Kim Hummer, research leader and curator at the National Clonal Germplasm Repository, with a young quince tree.

HERE, in a building guarded only by a standard burglar alarm and a handful of exterior security cameras, scientists at the National Clonal Germplasm Repository, a unit within the United States Department of Agriculture’s Agricultural Research Service (USDA/ARS), are even now hedging against humanity’s uncertain future. Within the twenty-eight-year-old facility’s greenhouses, sheds, and freezers, which sprawl through sixty acres of orchards and field plantings, are the fruits and nuts and seeds and pollen of roughly ten thousand plants collected from all over the world. It is the repository’s job not only to protect these precious bits of propagation as some sort of worst-case-scenario refuge, but in many cases, to perfect them through countless rounds of experimentation, making their edible blooms and pomes a leafy Steve Austin: better, stronger, faster.

The plants under the care of the repository’s four USDA scientists and their ten-person support staff are the equivalent of rare artifacts in a museum, each containing a particular story of origin. Except that in this case, the museum pieces are alive. Inside one of a dozen screened sheds are the strawberries that were depicted in early fifteenth-century paintings of the Virgin Mary. Outside, in the orchard—where long rows of trees and shrubs trade shades of red, yellow, and pea green—are several varieties of pears that may have been eaten by the caesars of ancient Rome. There is medlar, a hard-skinned fruit with a mushy middle that Shakespeare used as a metaphor for women: half rotten, half ripe. There are golden quinces from Iran, heavy with a sweet aroma; historians think they, not the legendary apple, were the true stars of the Garden of Eden. There is hardy kiwi, native to the mountains of northeastern China, scaling a trellis—the fruit tastes like its fuzzy cousin but has a shiny, smooth surface.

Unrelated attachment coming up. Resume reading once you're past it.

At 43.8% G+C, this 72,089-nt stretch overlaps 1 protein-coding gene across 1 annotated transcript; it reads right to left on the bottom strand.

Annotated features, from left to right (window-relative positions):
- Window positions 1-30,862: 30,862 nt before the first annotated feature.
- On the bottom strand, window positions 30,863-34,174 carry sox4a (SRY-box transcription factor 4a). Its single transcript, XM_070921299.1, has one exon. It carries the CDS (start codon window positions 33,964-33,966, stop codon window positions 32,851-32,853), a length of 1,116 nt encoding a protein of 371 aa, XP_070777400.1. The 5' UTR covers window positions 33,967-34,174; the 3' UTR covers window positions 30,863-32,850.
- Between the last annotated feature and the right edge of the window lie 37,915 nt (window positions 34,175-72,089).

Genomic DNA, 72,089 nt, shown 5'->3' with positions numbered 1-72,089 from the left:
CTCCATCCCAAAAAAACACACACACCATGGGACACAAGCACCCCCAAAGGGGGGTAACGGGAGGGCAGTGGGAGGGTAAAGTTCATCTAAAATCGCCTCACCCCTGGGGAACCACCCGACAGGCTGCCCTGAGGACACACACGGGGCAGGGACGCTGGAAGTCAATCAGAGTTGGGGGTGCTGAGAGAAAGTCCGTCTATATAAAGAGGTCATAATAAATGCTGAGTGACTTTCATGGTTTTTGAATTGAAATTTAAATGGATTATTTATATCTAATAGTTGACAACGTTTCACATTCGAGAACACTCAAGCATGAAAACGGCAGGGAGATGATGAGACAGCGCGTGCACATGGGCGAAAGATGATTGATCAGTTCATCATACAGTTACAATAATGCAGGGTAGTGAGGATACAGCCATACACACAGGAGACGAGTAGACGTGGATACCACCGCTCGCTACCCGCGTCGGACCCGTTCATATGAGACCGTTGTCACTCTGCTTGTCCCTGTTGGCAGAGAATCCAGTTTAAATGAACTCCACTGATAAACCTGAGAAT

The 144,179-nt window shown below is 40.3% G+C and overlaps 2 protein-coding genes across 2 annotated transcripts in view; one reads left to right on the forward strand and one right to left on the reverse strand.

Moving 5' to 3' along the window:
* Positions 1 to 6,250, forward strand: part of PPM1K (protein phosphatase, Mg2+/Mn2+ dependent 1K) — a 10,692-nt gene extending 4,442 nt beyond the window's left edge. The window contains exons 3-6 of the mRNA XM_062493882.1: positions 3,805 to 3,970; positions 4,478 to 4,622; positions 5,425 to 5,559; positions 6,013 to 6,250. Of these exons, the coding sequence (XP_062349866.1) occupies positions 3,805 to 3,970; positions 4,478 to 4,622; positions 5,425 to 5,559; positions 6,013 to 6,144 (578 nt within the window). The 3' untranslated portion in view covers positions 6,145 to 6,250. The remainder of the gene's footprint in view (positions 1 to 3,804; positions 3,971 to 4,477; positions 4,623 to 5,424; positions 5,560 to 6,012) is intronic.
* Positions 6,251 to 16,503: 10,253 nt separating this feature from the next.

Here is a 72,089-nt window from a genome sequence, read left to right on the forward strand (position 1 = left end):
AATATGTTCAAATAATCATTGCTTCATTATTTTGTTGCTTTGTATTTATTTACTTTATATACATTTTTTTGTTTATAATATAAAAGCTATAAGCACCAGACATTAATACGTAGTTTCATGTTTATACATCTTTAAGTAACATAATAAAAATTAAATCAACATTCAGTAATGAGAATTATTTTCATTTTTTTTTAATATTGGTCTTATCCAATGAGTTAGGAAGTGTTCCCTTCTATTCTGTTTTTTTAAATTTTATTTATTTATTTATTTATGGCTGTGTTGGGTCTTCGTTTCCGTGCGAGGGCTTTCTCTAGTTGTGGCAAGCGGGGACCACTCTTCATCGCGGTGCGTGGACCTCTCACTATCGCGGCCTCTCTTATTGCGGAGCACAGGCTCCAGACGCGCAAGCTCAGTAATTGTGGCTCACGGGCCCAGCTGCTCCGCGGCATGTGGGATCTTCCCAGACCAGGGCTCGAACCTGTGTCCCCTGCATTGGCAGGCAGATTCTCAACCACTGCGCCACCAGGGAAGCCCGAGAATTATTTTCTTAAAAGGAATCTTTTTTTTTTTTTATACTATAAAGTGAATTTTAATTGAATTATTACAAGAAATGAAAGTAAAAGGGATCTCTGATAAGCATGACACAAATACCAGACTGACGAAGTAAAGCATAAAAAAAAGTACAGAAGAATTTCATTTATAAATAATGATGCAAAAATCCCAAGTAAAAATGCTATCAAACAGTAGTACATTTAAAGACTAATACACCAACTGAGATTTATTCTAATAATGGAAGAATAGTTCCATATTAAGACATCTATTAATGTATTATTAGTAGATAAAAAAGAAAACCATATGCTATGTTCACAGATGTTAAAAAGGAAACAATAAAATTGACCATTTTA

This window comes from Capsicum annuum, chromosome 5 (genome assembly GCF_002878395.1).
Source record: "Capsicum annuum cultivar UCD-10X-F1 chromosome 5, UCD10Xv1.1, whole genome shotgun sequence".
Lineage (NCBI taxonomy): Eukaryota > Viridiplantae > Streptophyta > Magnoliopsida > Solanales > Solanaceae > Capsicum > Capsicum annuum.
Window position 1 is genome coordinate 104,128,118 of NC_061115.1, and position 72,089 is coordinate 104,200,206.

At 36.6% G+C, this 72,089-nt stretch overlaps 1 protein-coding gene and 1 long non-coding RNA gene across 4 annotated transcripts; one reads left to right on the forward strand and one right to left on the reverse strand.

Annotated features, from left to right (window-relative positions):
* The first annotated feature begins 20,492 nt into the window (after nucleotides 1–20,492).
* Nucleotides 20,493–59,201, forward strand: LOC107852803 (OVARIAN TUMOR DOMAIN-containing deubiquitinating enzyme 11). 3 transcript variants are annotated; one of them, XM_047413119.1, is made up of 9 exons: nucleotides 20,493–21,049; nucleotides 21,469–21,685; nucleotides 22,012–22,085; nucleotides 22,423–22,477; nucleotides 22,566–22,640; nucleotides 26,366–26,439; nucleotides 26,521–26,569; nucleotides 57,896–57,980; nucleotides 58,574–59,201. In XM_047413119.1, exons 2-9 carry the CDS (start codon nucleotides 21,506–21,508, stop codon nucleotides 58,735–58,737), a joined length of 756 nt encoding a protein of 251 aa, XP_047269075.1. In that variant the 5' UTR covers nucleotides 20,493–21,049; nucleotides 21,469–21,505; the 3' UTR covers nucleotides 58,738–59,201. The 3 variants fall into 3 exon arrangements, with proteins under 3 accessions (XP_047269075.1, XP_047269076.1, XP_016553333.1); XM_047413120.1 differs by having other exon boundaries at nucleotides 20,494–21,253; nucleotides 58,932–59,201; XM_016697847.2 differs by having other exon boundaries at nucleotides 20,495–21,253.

Inside one of these greenhouses, diffused winter light streams through the glass ceiling, illuminating horticulturalist Kim Hummer and her colleagues as they hover over a small potted strawberry plant that, considering its history-steeped neighbors, appears undeserving of so much attention. Devoid of fruit, the plant’s heart-shaped leaves are edged brown, its runner pale red. It doesn’t look much different than any one of the other hundreds of strawberry plants crowding dozens of long tables. Yet Hummer’s voice brims with excitement. "This is a wild decaploid," she says. "It’s very special."

A Russian colleague of Hummer’s collected this wild strawberry, Fragaria iturupensis, from the side of a volcano on Russia’s Iturup Island. It has ten sets of chromosomes, more than any other known variety of wild strawberry. In general, plants with higher ploidy—the number of sets of chromosomes per cell—tend to have larger fruit. Hummer doesn’t yet know the possible value of such a plant, but she’s captivated by what it might reveal about the strawberry’s ancestry.

Tall, fair, and strawberry blond (yes, really), Hummer wears a vest printed with strawberries (yes, really), which, she matter-of-factly notes, are of another species, Fragaria vesca. In this land of horticulture-speak, everything goes by its Latin name. She crosses an aisle to find a pot overflowing with serrated leaves: a real, live version of the berries on her vest—the classic woodland strawberry with white flowers and small red fruit that’s been consumed by humans in Northern Europe since the Stone Age.